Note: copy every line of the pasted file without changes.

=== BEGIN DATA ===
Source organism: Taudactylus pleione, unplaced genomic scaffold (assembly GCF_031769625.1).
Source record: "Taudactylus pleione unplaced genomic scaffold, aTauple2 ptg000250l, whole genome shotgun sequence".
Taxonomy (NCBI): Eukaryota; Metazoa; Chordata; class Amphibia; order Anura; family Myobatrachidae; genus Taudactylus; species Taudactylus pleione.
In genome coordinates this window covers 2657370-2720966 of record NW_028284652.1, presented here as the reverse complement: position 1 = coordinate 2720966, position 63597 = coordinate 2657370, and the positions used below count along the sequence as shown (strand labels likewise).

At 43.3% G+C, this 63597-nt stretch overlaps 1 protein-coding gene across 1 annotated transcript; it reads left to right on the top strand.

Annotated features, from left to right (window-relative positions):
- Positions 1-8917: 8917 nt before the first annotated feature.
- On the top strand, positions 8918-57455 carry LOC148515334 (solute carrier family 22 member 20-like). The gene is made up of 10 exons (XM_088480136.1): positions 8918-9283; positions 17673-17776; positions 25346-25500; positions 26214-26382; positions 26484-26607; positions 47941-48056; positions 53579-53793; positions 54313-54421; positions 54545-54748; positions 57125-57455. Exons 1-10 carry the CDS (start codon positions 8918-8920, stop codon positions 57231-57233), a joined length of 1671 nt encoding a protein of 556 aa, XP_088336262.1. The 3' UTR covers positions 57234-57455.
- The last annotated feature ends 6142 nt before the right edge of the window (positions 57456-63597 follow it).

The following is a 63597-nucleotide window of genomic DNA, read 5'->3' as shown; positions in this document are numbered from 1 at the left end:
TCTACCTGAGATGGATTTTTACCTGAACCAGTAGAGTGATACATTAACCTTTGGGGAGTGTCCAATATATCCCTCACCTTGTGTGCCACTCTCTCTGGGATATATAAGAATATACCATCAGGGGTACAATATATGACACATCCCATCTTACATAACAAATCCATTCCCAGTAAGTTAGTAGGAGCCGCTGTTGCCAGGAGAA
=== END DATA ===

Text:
Source organism: Taudactylus pleione, unplaced genomic scaffold (assembly GCF_031769625.1).
Source record: "Taudactylus pleione unplaced genomic scaffold, aTauple2 ptg000250l, whole genome shotgun sequence".
Taxonomy (NCBI): Eukaryota; Metazoa; Chordata; class Amphibia; order Anura; family Myobatrachidae; genus Taudactylus; species Taudactylus pleione.
In genome coordinates this window covers 2657370-2720966 of record NW_028284652.1, presented here as the reverse complement: position 1 = coordinate 2720966, position 63597 = coordinate 2657370, and the positions used below count along the sequence as shown (strand labels likewise).

At 43.3% G+C, this 63597-nt stretch overlaps 1 protein-coding gene across 1 annotated transcript; it reads left to right on the top strand.

Annotated features, from left to right (window-relative positions):
- Positions 1-8917: 8917 nt before the first annotated feature.
- On the top strand, positions 8918-57455 carry LOC148515334 (solute carrier family 22 member 20-like). The gene is made up of 10 exons (XM_088480136.1): positions 8918-9283; positions 17673-17776; positions 25346-25500; positions 26214-26382; positions 26484-26607; positions 47941-48056; positions 53579-53793; positions 54313-54421; positions 54545-54748; positions 57125-57455. Exons 1-10 carry the CDS (start codon positions 8918-8920, stop codon positions 57231-57233), a joined length of 1671 nt encoding a protein of 556 aa, XP_088336262.1. The 3' UTR covers positions 57234-57455.
- The last annotated feature ends 6142 nt before the right edge of the window (positions 57456-63597 follow it).

The following is a 63597-nucleotide window of genomic DNA, read 5'->3' as shown; positions in this document are numbered from 1 at the left end:
TCTACCTGAGATGGATTTTTACCTGAACCAGTAGAGTGATACATTAACCTTTGGGGAGTGTCCAATATATCCCTCACCTTGTGTGCCACTCTCTCTGGGATATATAAGAATATACCATCAGGGGTACAATATATGACACATCCCATCTTACATAACAAATCCATTCCCAGTAAGTTAGTAGGAGCCGCTGTTGCCAGGAGAA